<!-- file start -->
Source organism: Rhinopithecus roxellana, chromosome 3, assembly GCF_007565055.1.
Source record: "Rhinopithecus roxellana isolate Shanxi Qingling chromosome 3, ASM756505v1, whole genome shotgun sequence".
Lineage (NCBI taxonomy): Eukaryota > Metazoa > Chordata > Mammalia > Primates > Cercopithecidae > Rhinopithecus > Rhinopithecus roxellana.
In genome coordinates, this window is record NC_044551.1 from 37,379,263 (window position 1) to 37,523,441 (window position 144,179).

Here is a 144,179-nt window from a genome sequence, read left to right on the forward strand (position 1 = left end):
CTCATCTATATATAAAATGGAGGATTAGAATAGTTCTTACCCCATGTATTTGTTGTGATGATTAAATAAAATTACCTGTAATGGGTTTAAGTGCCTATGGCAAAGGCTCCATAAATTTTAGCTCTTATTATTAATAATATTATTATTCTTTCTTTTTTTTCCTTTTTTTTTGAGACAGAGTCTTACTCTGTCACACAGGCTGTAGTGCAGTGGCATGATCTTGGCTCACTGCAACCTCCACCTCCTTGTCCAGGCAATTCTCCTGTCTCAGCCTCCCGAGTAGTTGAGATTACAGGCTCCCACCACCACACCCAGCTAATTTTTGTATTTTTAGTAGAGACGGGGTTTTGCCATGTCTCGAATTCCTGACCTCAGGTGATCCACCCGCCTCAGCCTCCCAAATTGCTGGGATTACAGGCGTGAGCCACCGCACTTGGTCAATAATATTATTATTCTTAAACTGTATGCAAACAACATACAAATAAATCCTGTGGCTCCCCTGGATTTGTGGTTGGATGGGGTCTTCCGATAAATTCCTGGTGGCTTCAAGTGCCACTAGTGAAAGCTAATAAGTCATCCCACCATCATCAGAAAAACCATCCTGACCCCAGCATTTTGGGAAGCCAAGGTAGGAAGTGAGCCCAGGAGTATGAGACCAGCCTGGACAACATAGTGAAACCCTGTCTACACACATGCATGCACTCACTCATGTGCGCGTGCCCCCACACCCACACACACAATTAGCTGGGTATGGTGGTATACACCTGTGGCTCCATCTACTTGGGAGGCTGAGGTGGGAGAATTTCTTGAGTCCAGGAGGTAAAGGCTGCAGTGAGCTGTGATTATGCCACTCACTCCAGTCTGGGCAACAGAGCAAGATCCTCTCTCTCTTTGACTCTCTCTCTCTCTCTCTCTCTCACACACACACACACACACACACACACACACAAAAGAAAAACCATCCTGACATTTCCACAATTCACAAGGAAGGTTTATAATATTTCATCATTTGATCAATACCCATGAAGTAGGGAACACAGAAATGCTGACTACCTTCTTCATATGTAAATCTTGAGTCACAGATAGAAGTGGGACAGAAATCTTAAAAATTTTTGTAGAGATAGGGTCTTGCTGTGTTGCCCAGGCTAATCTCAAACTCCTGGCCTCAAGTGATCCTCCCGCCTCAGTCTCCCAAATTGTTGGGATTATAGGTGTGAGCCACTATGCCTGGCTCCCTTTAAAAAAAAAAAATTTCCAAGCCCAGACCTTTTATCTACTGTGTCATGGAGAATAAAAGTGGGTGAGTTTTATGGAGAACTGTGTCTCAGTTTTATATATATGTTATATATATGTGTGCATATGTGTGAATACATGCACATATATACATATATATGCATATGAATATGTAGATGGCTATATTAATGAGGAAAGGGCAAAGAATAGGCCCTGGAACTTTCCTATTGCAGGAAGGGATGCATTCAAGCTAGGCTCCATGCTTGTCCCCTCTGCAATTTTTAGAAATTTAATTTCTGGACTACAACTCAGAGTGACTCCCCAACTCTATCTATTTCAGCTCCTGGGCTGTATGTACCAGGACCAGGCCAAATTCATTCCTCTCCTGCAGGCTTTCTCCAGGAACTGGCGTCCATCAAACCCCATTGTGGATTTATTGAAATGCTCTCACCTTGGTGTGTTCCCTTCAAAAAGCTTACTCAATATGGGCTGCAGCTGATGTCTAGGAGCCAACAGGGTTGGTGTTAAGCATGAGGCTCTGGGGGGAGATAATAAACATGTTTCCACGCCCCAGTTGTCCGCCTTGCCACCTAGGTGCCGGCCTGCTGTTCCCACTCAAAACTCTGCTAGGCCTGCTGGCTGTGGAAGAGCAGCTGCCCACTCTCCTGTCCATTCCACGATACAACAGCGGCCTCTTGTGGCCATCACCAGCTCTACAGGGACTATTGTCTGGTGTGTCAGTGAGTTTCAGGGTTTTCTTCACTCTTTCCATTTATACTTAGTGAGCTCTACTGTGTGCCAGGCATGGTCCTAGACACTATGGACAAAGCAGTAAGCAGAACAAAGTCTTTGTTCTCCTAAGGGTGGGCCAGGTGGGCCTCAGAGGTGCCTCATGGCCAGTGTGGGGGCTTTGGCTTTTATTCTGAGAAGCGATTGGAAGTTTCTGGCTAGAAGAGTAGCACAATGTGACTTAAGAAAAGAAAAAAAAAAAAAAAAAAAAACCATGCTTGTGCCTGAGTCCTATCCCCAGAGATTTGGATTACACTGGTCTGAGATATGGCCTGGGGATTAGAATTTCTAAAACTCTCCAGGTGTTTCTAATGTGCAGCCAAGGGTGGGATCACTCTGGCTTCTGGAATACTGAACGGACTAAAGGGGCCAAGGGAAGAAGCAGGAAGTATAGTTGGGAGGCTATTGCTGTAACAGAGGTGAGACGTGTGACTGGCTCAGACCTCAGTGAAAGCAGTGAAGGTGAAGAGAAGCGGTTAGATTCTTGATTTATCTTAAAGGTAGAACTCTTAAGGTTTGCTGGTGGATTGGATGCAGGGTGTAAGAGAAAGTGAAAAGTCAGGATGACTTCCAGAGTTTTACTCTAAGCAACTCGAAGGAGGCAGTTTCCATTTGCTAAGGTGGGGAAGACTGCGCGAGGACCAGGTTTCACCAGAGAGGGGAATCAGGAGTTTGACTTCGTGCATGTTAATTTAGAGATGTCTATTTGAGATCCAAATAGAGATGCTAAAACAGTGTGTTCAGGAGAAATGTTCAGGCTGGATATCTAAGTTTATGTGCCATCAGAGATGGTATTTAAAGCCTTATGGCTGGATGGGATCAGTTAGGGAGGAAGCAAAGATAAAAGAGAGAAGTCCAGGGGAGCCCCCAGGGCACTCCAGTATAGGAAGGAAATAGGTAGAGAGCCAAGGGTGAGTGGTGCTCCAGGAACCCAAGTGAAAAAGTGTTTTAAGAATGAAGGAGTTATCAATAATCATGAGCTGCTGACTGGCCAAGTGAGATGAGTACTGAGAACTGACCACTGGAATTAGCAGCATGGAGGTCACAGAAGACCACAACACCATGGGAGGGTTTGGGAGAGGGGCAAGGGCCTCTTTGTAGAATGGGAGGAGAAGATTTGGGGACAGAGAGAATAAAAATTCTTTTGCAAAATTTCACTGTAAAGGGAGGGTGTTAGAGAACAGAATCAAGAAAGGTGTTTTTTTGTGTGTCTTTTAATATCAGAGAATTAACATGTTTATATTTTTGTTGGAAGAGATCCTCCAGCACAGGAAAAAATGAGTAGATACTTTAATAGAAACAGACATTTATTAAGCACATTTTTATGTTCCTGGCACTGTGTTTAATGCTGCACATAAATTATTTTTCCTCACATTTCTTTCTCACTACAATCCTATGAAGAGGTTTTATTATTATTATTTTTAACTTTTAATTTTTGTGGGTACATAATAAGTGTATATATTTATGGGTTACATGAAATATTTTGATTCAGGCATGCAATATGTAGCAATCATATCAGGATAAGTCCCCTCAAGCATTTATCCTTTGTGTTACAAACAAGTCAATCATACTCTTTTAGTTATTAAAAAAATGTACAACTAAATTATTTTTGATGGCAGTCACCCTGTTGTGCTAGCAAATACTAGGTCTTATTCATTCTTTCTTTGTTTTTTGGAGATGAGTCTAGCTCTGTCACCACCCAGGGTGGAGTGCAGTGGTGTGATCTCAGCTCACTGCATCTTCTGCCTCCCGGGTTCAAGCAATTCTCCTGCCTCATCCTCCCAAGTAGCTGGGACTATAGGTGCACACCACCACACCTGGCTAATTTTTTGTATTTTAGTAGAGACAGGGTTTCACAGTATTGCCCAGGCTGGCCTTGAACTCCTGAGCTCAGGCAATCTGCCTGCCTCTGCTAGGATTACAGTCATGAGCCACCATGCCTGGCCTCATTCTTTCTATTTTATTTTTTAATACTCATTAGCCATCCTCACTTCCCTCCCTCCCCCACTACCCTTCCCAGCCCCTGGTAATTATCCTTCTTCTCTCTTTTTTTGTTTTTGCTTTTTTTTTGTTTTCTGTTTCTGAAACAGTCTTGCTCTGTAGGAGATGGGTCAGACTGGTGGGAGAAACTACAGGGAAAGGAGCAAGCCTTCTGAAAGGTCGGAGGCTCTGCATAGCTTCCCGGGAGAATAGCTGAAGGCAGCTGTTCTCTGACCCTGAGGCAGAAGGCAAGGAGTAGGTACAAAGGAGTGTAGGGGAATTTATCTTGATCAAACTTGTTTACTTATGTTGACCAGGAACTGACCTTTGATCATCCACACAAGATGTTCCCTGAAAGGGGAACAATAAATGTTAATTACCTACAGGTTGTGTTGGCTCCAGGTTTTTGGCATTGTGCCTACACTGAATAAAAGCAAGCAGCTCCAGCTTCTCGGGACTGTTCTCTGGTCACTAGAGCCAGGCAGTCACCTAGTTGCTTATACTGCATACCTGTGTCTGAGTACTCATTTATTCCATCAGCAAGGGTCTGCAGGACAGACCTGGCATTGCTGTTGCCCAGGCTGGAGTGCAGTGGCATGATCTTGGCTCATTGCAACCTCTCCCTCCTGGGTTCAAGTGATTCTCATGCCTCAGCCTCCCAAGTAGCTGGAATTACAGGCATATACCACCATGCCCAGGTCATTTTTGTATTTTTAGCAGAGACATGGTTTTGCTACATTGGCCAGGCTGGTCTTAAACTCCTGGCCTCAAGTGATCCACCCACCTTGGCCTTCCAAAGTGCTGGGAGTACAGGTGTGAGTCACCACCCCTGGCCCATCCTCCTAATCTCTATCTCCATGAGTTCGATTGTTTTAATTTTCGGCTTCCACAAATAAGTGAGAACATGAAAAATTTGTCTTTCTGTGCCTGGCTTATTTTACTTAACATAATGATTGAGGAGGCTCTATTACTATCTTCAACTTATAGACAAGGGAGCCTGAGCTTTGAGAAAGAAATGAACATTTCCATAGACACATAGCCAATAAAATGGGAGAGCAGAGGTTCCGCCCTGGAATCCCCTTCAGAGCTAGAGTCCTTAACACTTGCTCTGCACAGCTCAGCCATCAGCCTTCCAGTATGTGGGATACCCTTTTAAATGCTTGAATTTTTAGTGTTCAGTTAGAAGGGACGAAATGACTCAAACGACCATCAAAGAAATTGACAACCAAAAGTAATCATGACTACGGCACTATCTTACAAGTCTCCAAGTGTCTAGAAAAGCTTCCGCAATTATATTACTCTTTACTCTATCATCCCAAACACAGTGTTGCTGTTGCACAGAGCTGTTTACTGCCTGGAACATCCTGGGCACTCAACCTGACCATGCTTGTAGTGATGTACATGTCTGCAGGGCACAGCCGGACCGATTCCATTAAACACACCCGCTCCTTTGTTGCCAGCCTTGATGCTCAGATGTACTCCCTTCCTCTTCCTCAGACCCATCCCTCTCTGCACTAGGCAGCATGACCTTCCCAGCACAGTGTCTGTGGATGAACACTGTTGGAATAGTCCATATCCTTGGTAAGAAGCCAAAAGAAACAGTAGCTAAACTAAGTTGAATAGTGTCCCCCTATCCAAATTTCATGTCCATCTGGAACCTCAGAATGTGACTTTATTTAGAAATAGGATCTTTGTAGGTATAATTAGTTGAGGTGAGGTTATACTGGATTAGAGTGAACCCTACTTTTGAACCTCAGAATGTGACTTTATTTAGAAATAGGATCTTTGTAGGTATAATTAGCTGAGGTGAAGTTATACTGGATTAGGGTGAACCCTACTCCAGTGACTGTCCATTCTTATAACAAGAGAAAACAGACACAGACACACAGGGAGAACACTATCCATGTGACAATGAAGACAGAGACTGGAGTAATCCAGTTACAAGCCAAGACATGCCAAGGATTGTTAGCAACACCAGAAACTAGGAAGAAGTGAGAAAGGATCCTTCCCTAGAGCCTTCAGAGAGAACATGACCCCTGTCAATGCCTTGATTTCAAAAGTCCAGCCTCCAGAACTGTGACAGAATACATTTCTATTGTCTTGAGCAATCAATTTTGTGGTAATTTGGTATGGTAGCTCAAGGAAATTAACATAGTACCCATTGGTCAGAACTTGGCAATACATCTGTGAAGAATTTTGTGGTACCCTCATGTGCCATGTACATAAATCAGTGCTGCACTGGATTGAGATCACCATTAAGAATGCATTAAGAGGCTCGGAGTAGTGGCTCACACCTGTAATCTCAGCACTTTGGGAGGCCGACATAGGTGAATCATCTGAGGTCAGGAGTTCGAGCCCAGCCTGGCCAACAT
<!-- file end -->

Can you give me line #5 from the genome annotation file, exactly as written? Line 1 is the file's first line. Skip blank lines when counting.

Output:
Here is a 144,179-nt window from a genome sequence, read left to right on the forward strand (position 1 = left end):